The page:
More than a few of my friends at the club think I have taken leave of my senses. However I feel that I must move with the times and my wife Kitty threatened to disallow martinis if I got in the way of her shouted wishes. So here we are, accompanied by the loathsome cats Pericles and Bertram, who, I am delighted to say, hate every moment.
The first night they strutted their stuff outside our beautiful front door in the centre of this seaside town, full of their usual feline haughtiness. Kitty had told them to try to make new friends, a largely foreign concept, by sauntering about the new neighbourhood.
It was then they discovered the reason that no other cats had been noted in the streets on the taxi ride to our quarters the day before, only dogs and a few nervous chickens.
Pericles and Bertram had proceeded down the hill a few metres, only to be brought up short by 1,100 heavily testicled hounds of all shapes and no particular breed.
Bertram waggled his ears in a nervous greeting while Pericles, the wiser one, was of a mind to retrace their steps hurriedly. The first we knew of it was the strangled screams when they somehow squeezed through the bars at the front window. That was followed by the heavy thumps of unneutered waves of dogs hitting our garden walls.
The event has really cheered me up, as the wretched cats sit shivering like sherbet in the corner of the guest room with no intention of moving until the departing plane opens its door in a few weeks’ time. What a kickoff for my festive season! I draw closer to our Mexican friends.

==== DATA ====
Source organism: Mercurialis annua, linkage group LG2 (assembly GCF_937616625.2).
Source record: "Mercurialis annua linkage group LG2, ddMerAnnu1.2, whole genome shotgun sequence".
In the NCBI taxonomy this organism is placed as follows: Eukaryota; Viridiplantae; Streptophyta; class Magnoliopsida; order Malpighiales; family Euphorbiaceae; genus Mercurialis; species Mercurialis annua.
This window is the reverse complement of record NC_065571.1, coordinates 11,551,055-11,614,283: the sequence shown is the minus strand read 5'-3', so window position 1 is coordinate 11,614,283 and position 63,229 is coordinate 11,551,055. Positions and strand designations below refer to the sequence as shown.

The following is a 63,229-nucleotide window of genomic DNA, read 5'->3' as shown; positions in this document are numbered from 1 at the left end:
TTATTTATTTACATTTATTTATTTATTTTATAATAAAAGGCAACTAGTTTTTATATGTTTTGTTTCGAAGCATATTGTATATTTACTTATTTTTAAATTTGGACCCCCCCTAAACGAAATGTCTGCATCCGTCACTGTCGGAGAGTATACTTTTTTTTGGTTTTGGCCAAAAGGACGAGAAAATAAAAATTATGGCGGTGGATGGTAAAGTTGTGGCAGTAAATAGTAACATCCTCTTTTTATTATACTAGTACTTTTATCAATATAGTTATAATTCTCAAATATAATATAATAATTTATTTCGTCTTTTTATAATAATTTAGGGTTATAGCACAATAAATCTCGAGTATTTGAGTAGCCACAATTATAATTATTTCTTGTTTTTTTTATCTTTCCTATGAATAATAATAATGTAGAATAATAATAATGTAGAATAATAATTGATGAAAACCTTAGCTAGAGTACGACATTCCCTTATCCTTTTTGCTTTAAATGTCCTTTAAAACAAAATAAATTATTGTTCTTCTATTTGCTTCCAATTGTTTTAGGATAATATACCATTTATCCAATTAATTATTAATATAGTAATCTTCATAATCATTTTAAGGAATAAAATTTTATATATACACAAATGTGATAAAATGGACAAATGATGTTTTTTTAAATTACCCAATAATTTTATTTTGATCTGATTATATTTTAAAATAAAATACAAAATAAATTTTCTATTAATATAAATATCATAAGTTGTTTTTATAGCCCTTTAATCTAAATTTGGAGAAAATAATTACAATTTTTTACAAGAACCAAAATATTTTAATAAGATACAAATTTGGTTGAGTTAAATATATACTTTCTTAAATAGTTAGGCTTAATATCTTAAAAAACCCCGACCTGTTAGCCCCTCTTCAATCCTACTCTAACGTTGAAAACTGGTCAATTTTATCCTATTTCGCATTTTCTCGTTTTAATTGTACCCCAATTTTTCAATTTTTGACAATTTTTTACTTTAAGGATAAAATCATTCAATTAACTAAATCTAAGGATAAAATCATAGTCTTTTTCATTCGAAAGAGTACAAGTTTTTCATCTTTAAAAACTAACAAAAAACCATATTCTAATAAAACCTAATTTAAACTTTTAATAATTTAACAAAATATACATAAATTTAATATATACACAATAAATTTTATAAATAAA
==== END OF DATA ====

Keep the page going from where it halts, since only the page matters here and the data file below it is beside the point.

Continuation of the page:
I will truly miss our grandchildren on Christmas Eve, when we would normally watch Dickens’s A Christmas Carol, no finer story for the season. Still maybe we all need a break from the stress and strain of this time. Tradition should be relaxed once in a while, particularly when our children have families and therefore rituals of their own.
If I am honest, I feel free and I am sure Kitty, if tortured, would also agree, though she almost fainted when the offspring decided to give Christmas in Puerto Vallarta a miss. The endless frenzy of buying and planning brings an early grave and for what? To see some son or daughter of ours telling their children to thank Nana and Grandfather under threat of no candy?
I believe Mexico will be the making of us, as I feel healthier than I have in a long time and Kitty is cooking smaller portions, which is a good thing. The only problem here is the ambient noise. I did not know, for instance, that all roosters in P.V. are blind; what other reason can there be for their 3 a.m. shouts of “Good morning!”
This reminds the dozing street dogs that daytime has begun, albeit in the dark, and with that the barking begins. Then all sorts of vehicles that play music at a high volume begin to meander down our street for garbage pickup or gas delivery.
Strangely, I am becoming used to the madness of this new culture and I am content. To me it is preferable to the sociopathic ambulance driver who throws on his siren every few days in the dead of night and races down our Victoria street with no car in sight. I used to lie in bed knowing that he or she was grinning maniacally.
Nevertheless Kitty looks very attractive with a deep tan and she took my hand during our late-night walk (8 p.m.). She is gazing at me. Holy smokes!
I wish everyone the best of Christmas spirit from P.V. This could be a new tradition.
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